First, he blows the malfeasance idea out of the water. When the news hit about Stern’s departure, I know folks around my shop assumed there was something sinister about the change. Had there been embezzlement? Sexual harassment? Physical confrontation? Why else would the termination be so abrupt? Well, it wasn’t something like that. (And those with personal experience of Ken Stern couldn’t imagine such a scenario anyway.)

Second, Haarsager notes the mutually exclusive issues of transparency and privacy. We observers want transparency in these affairs, but the departed — Stern — has a right to privacy. Personal privacy trumps corporate transparency in this case, and rightly so.

If you’ve ever been in a managerial position, you know there are things you can and can’t talk about when it comes to hiring candidates and terminating employees. Indeed, mostly you can’t say anything. Even if you’re mad at the employee, even if you’d like to give them a swift kick on the way out the door, you say nothing. To say anything negative is an abuse of your power and opens the company up to lawsuits. Besides, the employee is gone now — it’s time to look ahead.

Third, and most importantly, the departure was abrupt, but the timing was Stern’s choice. In other words, Stern could have played this game entirely differently — even leading to a multi-month golden parachute process, I suspect — but he chose to go out this way and at this time. This tells us a tremendous amount without giving details (an excellent balance of transparency and privacy, I think).

Consider how most CEO departures play out: there’s usually a transition period, often a significant one. The Bill Gates departure from Microsoft has been in the works for more than 2 years and he even left the CEO role several years prior to that. Many nonprofits have written succession plans, allowing for smooth transitions either over time or in emergency situations. And even when a CEO departs to “spend more time with his/her family,” there’s at least some degree of hand-off, like a consulting gig with the company until the new CEO is seated. But not here.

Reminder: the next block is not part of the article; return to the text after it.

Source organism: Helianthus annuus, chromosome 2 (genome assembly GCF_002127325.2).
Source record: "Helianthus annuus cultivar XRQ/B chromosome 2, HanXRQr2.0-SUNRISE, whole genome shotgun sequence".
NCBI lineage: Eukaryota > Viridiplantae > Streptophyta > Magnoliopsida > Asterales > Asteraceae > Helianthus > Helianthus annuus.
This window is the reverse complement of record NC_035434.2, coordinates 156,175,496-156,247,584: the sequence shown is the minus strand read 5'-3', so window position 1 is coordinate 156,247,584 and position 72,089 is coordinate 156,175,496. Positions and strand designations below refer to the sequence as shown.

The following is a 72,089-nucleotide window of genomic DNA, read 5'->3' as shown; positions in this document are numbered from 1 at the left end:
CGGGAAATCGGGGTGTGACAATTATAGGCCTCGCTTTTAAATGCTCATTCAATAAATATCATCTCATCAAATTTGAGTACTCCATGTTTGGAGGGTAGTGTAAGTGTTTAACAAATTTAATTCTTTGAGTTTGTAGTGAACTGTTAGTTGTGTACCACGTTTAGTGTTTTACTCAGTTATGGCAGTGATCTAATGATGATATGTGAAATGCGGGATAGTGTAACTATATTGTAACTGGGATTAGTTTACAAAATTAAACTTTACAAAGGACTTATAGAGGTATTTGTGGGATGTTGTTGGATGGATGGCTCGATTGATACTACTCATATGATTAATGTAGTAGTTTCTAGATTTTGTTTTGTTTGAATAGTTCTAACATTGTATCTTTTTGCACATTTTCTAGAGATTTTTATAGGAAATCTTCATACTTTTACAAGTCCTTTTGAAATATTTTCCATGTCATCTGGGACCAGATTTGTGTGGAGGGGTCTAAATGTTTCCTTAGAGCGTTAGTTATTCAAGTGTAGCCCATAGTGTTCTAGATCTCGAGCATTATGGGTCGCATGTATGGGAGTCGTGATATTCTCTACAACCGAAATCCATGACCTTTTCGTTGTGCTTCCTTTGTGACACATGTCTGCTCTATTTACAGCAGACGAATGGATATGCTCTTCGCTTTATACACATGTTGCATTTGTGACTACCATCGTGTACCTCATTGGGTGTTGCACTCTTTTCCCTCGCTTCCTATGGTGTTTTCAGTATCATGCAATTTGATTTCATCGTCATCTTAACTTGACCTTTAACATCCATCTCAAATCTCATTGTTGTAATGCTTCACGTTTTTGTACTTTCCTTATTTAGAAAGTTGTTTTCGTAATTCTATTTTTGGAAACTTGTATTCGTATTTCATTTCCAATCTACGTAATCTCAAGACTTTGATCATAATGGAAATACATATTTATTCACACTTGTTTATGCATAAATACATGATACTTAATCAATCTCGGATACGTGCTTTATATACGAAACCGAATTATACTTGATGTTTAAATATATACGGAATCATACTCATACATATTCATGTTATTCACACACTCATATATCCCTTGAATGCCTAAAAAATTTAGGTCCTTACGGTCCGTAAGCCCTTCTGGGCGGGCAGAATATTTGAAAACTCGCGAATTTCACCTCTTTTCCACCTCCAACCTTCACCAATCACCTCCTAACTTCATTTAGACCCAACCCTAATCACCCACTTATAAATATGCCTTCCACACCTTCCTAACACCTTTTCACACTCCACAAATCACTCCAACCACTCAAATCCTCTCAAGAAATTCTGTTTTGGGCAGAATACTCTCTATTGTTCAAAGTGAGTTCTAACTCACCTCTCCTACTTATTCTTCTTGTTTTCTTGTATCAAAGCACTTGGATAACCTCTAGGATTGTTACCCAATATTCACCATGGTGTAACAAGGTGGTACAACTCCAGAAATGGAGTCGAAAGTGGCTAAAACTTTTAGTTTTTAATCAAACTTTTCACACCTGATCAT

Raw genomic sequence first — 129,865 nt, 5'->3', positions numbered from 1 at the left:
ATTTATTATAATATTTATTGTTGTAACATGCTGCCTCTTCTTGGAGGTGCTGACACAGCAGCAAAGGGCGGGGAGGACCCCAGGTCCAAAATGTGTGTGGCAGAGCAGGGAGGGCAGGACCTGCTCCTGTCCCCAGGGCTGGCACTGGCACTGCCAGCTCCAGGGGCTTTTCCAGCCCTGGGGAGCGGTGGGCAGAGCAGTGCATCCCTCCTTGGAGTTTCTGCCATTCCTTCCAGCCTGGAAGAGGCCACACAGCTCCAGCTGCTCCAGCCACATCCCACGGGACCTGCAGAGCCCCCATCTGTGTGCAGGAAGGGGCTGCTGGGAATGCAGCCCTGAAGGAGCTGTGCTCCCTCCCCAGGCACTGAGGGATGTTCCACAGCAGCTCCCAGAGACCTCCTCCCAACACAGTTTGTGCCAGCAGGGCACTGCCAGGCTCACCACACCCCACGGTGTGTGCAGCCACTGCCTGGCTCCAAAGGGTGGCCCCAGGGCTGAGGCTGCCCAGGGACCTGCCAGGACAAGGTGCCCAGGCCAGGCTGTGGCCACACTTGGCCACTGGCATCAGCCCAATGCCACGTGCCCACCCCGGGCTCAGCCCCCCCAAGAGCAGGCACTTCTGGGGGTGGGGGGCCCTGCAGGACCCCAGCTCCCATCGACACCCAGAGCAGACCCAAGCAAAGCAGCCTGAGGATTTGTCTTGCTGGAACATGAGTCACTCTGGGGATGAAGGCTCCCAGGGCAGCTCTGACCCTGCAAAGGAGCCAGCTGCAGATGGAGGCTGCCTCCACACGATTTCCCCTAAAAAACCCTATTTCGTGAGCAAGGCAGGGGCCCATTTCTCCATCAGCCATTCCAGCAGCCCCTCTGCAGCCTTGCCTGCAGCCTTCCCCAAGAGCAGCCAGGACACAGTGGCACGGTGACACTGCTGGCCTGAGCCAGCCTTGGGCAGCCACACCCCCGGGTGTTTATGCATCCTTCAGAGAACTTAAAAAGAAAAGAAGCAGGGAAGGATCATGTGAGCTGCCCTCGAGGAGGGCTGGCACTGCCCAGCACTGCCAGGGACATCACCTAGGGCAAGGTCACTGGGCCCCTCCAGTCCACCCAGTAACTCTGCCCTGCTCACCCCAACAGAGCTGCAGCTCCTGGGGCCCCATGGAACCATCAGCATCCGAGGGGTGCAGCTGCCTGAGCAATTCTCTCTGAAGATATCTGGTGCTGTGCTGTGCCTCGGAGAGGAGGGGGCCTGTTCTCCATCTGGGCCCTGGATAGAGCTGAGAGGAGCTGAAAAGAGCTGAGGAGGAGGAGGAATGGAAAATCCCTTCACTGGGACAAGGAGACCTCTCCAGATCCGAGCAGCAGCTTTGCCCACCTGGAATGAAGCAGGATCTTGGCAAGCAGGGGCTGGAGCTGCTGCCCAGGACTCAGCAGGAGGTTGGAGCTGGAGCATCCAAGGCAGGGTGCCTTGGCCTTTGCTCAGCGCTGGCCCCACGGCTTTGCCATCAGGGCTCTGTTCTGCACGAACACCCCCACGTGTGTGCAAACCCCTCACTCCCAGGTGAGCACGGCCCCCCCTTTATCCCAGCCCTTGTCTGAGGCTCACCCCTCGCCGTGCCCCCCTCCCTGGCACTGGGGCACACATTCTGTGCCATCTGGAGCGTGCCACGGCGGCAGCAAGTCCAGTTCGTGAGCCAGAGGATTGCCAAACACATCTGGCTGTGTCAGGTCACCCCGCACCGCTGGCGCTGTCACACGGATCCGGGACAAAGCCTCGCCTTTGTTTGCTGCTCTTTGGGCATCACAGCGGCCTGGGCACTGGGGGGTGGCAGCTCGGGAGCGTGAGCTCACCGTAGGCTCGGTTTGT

So the fact that there’s no transition, that the change was so abrupt and surprising, and the fact that Stern more or less set the timetable speaks volumes. And not to Stern’s credit. In my experience, even if you’re disgruntled, you don’t walk out and cut all ties with the company instantly.

So Haarsager’s statement that the reasons for Stern’s departure were “multivariate” is probably the most accurate, albeit the least satisfying. And from what I’ve gathered privately, it really isn’t all about the new media angle (though that’s one of the variants to which Haarsager is likely referring). But the way this went down — the suddenness of it — suggests much of the problem existed inside the CEO’s office. It didn’t have to end this way.

Personally, I’m ready to move on — we’ve got so much to do in public media. But I’ll continue to update the articles list as needed.

Paterson on leadership (at NPR)